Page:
hi, god

thoughts from the couch of kenny bishop |

Hi, God.

I should probably apologize and ask forgiveness before I do anything else. I’ve not noticed you like I should. I’m sorry. I’ve probably missed the point of a million pretty things and a thousand precious moments along the way. And I’m quite confident I’ve enjoyed a lot of goodies at your bidding without even considering how kind you are. I really am sorry – and thanks.

I wonder sometimes what kind of an influence I am. I wonder what my coworkers and my friends and especially my kids and the others I love think about you because of me. As much as I want to represent and mimic you and your approach to things, I think I do it wrong a lot. I probably owe them all an apology for being such a mishmashed example sometimes, and one to you for misrepresenting your heart. Saying out loud that I’m a Christian probably carries a whole lot more responsibility than I’ve been giving it.

I've been meaning to thank you for the cheaper car insurance. Better coverage too! Thanks!!

I’ve been a bad Republican. I don’t know if that requires a confession or not. But I mention it just in case. I’m having trouble figuring out the wealthy/needy equation. People with lots and people with little living so close to each other… I get mixed up on whose side Jesus is on. I do think though that some of your people are kinda getting distracted - making hay for horses that ain’t hungry. Not that I'd be a better Democrat. I don’t know for sure what a Tea Partier is. I'll beg your indulgence on that one.

I felt really bad the other day at church. The guy sitting about three seats down was bouncing his leg like a pogo stick. I think he was nervous. But the whole row shook and it got on my nerves. I could’a been a better worshipper, but I was being jostled. No doubt, the sermon was spot on, but I was distracted. I probably shouldn’t have, but I stared at him till he stopped – for a while. I think I made him more uncomfortable. I hope he comes back this Sunday. I'll do better. Nudge him if you will.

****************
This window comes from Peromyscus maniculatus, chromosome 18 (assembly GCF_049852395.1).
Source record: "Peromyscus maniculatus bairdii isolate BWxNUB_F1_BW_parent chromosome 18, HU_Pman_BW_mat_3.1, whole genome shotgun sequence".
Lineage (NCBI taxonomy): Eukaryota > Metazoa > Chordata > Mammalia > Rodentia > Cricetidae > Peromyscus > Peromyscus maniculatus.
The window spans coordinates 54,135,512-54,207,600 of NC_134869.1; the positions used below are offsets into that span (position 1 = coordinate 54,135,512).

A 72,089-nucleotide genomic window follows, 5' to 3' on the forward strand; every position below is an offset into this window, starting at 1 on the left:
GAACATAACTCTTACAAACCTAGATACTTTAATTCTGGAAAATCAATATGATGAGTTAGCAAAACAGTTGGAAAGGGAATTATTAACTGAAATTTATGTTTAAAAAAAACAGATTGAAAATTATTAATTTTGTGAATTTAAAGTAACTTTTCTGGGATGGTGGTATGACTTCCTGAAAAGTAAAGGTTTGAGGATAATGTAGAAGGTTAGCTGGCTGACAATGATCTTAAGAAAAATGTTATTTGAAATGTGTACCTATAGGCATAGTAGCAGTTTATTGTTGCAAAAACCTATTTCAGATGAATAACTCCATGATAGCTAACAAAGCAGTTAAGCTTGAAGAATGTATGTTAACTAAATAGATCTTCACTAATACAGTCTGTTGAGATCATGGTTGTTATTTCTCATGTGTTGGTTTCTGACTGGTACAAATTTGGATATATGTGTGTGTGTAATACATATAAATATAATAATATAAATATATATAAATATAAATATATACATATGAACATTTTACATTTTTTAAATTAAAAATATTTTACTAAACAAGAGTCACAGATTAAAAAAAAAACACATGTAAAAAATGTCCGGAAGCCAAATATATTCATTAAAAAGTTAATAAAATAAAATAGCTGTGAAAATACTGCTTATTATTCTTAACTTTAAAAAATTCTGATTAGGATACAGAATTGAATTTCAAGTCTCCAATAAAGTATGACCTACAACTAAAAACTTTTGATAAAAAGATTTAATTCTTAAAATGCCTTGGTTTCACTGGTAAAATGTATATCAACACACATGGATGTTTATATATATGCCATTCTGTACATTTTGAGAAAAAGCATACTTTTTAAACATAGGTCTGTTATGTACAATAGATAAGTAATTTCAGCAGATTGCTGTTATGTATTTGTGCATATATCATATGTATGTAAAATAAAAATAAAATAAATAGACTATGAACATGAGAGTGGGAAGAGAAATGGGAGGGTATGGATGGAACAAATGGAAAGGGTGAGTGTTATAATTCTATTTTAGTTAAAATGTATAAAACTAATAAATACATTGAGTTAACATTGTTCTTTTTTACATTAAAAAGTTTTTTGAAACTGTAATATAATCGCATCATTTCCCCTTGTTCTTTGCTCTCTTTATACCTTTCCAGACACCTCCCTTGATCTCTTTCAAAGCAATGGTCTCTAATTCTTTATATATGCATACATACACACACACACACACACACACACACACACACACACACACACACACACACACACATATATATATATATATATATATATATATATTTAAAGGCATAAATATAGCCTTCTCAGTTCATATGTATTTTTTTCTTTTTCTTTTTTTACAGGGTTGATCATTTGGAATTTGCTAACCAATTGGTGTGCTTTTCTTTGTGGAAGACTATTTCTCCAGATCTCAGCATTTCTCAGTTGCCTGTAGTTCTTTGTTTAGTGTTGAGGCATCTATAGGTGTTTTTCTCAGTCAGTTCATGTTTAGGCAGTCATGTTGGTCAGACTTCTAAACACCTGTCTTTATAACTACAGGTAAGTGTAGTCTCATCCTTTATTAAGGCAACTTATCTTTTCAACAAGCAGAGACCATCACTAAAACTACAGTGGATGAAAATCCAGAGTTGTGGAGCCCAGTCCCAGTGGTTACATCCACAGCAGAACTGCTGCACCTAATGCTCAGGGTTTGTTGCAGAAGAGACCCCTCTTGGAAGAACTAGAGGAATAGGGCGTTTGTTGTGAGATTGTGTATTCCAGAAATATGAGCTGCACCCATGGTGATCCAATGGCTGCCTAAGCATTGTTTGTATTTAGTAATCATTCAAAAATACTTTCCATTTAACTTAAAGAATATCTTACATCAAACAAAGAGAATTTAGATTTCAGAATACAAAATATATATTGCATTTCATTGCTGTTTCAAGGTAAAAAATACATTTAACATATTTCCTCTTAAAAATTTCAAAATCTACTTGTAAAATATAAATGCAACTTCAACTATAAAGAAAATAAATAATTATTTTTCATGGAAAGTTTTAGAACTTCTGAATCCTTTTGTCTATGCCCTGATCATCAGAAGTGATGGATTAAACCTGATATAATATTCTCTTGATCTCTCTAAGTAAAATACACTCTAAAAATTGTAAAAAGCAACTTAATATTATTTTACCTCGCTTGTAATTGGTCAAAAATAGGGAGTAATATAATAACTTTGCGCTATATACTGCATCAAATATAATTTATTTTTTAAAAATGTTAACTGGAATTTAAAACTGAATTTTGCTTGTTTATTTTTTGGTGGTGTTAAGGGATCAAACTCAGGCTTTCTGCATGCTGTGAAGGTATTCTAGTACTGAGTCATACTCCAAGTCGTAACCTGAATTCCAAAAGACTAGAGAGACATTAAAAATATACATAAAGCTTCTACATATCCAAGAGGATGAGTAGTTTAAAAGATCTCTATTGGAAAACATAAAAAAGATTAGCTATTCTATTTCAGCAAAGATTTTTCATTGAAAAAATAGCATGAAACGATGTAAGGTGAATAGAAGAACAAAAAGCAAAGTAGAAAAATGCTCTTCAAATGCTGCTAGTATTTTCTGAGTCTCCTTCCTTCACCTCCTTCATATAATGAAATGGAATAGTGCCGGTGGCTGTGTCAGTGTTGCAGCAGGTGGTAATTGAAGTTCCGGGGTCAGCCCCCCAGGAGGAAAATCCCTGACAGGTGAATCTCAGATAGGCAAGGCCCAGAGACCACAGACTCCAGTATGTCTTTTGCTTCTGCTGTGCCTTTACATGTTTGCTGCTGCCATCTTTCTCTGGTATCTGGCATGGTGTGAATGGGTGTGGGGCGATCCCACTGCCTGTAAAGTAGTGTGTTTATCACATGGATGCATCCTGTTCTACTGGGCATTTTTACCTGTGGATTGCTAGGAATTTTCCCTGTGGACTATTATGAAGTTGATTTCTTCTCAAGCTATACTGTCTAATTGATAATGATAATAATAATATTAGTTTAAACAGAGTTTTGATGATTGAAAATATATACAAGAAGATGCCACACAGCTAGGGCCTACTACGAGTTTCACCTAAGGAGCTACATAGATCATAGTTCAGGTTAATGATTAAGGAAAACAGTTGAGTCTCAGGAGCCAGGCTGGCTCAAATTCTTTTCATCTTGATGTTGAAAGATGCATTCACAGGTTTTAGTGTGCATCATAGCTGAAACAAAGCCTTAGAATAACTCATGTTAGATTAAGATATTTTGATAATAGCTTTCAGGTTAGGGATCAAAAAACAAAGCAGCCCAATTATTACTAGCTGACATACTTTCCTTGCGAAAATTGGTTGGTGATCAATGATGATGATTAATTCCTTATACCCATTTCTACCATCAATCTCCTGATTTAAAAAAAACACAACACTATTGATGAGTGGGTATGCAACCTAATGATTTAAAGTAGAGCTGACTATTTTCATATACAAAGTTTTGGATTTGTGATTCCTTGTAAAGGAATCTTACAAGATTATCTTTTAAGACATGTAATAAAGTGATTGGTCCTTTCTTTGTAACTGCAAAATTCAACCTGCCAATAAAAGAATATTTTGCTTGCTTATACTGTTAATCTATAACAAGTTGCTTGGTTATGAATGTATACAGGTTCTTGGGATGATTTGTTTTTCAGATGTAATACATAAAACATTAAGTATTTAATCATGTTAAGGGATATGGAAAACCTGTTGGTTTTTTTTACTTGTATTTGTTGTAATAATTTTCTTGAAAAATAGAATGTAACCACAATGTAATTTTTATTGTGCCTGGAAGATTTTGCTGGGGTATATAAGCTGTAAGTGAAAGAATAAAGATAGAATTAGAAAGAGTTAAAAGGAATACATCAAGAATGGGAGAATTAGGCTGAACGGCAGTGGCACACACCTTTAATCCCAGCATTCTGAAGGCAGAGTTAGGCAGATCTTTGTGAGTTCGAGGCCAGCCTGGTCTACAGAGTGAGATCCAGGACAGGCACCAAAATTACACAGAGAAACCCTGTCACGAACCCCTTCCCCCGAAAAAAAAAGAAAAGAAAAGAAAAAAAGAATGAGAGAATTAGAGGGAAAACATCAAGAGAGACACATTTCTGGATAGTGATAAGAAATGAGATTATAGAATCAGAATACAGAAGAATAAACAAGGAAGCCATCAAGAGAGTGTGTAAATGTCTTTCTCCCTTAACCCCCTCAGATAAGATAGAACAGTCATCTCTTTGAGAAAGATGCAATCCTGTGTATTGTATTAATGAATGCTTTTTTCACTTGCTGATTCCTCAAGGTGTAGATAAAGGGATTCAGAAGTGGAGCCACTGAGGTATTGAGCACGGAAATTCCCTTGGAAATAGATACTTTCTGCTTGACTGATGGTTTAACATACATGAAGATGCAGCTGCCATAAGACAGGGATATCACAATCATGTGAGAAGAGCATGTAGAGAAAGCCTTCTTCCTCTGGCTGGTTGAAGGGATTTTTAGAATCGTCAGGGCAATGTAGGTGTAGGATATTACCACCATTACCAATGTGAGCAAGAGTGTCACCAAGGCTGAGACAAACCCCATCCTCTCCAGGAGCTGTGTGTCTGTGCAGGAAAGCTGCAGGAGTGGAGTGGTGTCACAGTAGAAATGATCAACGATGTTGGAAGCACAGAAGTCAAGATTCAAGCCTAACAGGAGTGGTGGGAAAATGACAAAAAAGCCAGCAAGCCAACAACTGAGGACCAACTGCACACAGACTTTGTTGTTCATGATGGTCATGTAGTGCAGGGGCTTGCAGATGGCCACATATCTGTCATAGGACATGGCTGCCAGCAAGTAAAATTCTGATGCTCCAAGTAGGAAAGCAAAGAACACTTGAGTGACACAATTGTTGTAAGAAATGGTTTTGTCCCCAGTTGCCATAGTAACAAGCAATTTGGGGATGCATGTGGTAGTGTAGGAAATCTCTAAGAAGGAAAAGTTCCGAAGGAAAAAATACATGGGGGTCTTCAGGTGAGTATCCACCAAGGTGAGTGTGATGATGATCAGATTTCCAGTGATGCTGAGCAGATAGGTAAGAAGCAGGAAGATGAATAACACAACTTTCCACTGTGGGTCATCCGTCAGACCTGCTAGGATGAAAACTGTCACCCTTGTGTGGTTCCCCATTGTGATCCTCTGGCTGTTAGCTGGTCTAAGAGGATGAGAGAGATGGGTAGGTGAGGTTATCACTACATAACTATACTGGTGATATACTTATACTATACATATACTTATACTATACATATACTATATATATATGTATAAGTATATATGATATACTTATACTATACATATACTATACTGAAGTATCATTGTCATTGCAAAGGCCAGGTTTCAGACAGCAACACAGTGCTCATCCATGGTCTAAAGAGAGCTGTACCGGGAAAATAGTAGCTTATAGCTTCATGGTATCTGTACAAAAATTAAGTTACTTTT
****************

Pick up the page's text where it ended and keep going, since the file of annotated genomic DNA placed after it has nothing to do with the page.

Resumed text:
I said the word fool back on April first. Mom always said we shouldn’t. Wanted you to know.

Speaking of bad words, I cursed the gas prices this week. Well, it really wasn’t a curse word. But it was one I wouldn’t want Mom to hear passing my lips. I don’t know what the point was anyway. It’s not like numbers have souls. I certainly didn’t mean it as a curse on the people who rob, er’ decide what we pay. I don’t want anyone to go to hell. I don’t think anyone heard me, but when the pump stopped and the total jumped out on me like that chainsaw guy at the end of the haunted forest, I just blurted it out. I really am sorry.

I’ve had a lot of meals lately without thanking you for the bounty. So I thank you now with incredible and sincere appreciation.

I plan to wake up tomorrow. Thanks in advance for the fun, and my apologies for the mess.

Bookmark and Share

god or not

thoughts from the couch of kenny bishop |

"I prefer to help people of my own accord following God's individual direction rather than forced charity through the government. Those who invoke religious motives when attempting to justify the immoral redsitrabution [sic] of wealth are using the lazyiest [sic] possible argument [sic]"

I found this quote the other day on Leland's Facebook page. It was his response to a liberal friend who was trying to appeal to his religious convictions. One of them was talking, I think, about God's charity; the other about God's government.

I've been debating in my own head these same conflicting and frustrating arguments for a while now. I’ve moved a great deal from where I was, but I'm still not solidly settled on a position. There are reasons that I agree and disagree with Leland.

I can't not admit that I'm a hypocrite when it comes to personal denial. I've enjoyed nice vacations knowing there is a kid somewhere who could make a year's worth of necessities out of my week of extravagance. A mom who works the hard soil with bare feet would wince at my shoe stash. A lot of nice coats hang in my warm closet on cold, cold nights.

I've earned most of what I have. In the morning, when the alarm goes off, I get out of bed, feeling it or not, and get myself to the place that pays me to be productive. I work for my stuff, and I feel I deserve my stuff. But I also feel compelled to give as generously as I can to help meet the needs of others. I think that's the point my friend Leland was making, and it makes great sense.